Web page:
Jen3n's Reviews > Brief Interviews with Hideous Men

Brief Interviews with Hideous Men by David Foster Wallace
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Sep 16, 08

bookshelves: literature, short-stories

The first time I logged in this book way back when I opened my Goodreads account and was just throwing everything I could remember ever picking up to read at the Goodreads wall in an attempt to not leave anything out. At that time I didn't write a review of this book. Not for any particular reason; I didn't write reviews for most of the books I have in my library. A couple for some I really loathed, one or two for some I liked, a couple for some that I (for one reason or another) felt the need to justify. That's it.

But now that DFW is dead ... no, well, shit: that's tacky. I mean, he is and that's awful and everything but that shouldn't be why I'm writing the review. It's the reason I re-read the book today and it's the reason I replaced my missing original copy at the bookstore last night, but it shouldn't be one of those band-wagon-y "oh I loved Infinate Jest he was like a god to me why did it happen how awful" sort of reviews. Because, while I liked Infinite Jest, I never thought he was a god, and I think I know exactly how "this" happened. But I don't want this review to be anything even approaching the band wagon. Like I said. I want it to be about Brief Interviews with Hideous Men.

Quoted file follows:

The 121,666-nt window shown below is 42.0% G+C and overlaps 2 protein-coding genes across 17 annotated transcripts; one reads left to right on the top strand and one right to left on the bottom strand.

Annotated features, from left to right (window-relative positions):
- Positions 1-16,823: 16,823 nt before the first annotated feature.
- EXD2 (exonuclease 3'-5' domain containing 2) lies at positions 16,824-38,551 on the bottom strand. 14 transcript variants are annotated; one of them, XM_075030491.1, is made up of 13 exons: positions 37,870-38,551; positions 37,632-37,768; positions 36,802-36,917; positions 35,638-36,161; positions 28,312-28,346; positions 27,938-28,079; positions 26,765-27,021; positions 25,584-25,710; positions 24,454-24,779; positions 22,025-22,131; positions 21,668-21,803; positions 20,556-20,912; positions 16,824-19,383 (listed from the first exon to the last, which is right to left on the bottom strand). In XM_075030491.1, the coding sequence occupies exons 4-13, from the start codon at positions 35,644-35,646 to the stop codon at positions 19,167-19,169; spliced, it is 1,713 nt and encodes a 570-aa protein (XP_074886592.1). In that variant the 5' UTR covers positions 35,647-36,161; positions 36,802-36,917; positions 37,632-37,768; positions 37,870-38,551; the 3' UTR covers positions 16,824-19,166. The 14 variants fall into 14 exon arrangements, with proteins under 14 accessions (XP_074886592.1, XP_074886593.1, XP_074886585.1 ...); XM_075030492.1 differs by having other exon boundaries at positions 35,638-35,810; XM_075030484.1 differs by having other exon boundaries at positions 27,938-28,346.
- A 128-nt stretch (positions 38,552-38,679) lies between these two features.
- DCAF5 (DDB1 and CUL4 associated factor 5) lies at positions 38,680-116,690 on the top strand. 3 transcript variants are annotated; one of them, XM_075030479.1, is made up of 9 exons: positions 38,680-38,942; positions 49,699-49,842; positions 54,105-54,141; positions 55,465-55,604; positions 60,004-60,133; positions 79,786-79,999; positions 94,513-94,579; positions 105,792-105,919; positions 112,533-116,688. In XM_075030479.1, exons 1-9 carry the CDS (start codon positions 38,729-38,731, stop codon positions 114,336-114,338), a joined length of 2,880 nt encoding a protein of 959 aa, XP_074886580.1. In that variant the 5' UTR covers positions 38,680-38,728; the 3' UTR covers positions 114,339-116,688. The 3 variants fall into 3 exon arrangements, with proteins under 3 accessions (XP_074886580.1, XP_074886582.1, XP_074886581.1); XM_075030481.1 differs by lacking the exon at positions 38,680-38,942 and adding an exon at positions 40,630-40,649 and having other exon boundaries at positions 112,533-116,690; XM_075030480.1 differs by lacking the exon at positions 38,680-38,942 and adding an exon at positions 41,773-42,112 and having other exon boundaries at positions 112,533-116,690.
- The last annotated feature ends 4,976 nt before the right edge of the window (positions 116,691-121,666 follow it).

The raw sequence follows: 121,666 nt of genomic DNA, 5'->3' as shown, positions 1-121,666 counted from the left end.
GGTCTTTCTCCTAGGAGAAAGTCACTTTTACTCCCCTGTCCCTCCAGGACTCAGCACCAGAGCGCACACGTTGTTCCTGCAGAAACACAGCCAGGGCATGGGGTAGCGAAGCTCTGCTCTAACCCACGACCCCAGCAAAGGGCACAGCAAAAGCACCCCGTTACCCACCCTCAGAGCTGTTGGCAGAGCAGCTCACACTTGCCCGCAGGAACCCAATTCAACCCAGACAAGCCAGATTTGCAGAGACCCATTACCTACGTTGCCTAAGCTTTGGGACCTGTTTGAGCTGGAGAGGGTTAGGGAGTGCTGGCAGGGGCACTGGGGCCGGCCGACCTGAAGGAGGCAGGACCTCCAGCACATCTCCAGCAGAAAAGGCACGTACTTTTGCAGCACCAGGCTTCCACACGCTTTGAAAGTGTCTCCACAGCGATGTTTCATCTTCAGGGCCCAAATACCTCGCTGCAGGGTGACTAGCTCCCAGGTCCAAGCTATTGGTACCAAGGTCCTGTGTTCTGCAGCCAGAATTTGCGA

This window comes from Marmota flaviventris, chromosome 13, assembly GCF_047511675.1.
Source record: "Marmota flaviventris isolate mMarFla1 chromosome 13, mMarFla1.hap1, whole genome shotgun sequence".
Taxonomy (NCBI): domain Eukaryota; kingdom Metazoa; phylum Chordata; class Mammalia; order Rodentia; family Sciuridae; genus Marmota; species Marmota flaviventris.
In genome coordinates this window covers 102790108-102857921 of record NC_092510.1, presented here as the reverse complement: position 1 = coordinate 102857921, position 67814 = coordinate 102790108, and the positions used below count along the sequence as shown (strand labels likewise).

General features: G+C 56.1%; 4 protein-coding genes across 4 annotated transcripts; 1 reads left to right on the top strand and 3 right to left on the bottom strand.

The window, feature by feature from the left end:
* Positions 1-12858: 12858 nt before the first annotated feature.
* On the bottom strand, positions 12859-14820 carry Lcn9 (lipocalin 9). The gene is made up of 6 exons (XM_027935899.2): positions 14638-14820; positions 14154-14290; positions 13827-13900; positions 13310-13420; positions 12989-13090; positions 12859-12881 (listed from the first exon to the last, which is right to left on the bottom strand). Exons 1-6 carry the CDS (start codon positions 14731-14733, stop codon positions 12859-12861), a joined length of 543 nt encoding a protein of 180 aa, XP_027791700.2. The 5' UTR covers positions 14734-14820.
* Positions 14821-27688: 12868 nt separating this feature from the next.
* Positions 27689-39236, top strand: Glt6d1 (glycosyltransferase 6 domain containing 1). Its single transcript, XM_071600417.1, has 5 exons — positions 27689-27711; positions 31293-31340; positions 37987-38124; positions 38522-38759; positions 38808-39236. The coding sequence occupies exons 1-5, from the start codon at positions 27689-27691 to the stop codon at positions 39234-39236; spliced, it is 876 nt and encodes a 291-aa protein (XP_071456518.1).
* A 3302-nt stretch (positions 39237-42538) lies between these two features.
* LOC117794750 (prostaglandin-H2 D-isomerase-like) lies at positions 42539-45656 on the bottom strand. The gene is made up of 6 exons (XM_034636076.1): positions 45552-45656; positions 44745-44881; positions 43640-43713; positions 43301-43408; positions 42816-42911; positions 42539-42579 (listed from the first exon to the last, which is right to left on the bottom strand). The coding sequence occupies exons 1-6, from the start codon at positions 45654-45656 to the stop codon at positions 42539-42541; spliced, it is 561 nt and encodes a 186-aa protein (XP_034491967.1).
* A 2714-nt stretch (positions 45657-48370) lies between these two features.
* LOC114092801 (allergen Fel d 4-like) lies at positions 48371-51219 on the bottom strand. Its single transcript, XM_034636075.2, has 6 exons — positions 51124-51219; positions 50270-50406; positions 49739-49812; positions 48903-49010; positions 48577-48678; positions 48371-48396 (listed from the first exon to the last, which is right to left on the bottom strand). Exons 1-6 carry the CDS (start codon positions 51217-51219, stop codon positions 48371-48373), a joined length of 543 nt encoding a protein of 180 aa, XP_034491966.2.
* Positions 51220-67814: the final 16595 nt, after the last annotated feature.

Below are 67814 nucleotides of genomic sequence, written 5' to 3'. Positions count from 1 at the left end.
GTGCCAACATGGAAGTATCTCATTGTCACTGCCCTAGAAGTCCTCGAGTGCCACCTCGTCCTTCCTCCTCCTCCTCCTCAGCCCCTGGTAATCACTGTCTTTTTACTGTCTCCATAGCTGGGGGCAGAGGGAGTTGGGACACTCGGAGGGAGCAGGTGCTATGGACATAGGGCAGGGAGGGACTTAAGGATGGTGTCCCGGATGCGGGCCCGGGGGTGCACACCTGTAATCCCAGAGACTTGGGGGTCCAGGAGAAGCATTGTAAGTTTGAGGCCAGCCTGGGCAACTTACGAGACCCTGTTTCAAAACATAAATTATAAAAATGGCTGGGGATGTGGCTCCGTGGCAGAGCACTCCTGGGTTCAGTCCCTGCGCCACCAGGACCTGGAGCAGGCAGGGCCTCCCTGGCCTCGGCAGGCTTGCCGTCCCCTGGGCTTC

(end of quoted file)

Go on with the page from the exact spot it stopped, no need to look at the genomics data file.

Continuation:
The book is okay. Not fantastic. Not awful. I have to say, if I'm being honest, that the Mister Wallace (at least in the example of this specific book) didn't write actual stories. I don't know that he would have been able to if he tried. Or was forced at gunpoint. What he made was more like word paintings. Unconnected and layered and taxing and lovely. Sometimes lovely in their ugliness. From a technical standpoint, he could craft a sentence better than almost anyone alive today.

Sorry, that was crass. But I'm not deleting that sentence because it's true.

He did things (literarily speaking) that you are never, ever supposed to do. Like (in this specific book, at any rate) tell most of the narrative in footnotes, or make an entire section in out line form shorthand, or have interview transcripts where all the questions are removed. Everyone called it "postmodernism" and talked about how funny he was and how clever and new. I don't think the things he wrote in this book were, bar maybe one of the pieces, funny even in the slightest. The funny part, the truly and totally funny thing about DFW was that a lot of the things he wrote were so full of despair and bleak, unblinking irony that it felt, to me, that he was laughing at us, not with us. And THERE is where I found The Funny.

There's some beautiful craftsmanship in this book. The turn of phrase here or there is tap-dead-perfect. I wish I wrote like this some days. It makes me wish that I wrote period.

But I hated most of the content. Which is why I gave this book three stars. What it delivered (in my opinion) was shit; HOW it delivered it, however, was pure gold.

So it all equaled-out.
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